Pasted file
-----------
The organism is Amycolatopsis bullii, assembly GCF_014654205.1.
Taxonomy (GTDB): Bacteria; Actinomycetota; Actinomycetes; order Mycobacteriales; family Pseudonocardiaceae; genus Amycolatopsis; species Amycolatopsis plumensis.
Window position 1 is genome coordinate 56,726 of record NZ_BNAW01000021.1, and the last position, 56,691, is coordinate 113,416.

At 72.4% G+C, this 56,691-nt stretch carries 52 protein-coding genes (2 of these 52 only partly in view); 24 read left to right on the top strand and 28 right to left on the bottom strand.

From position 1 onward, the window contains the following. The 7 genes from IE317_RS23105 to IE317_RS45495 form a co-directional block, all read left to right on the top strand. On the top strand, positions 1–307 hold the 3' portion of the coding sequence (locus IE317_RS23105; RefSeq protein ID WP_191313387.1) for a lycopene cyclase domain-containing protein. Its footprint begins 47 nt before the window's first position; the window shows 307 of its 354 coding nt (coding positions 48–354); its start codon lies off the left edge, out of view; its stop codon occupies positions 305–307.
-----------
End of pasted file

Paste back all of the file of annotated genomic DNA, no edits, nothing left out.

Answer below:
The organism is Amycolatopsis bullii, assembly GCF_014654205.1.
Taxonomy (GTDB): Bacteria; Actinomycetota; Actinomycetes; order Mycobacteriales; family Pseudonocardiaceae; genus Amycolatopsis; species Amycolatopsis plumensis.
Window position 1 is genome coordinate 56,726 of record NZ_BNAW01000021.1, and the last position, 56,691, is coordinate 113,416.

At 72.4% G+C, this 56,691-nt stretch carries 52 protein-coding genes (2 of these 52 only partly in view); 24 read left to right on the top strand and 28 right to left on the bottom strand.

From position 1 onward, the window contains the following. The 7 genes from IE317_RS23105 to IE317_RS45495 form a co-directional block, all read left to right on the top strand. On the top strand, positions 1–307 hold the 3' portion of the coding sequence (locus IE317_RS23105; RefSeq protein ID WP_191313387.1) for a lycopene cyclase domain-containing protein. Its footprint begins 47 nt before the window's first position; the window shows 307 of its 354 coding nt (coding positions 48–354); its start codon lies off the left edge, out of view; its stop codon occupies positions 305–307.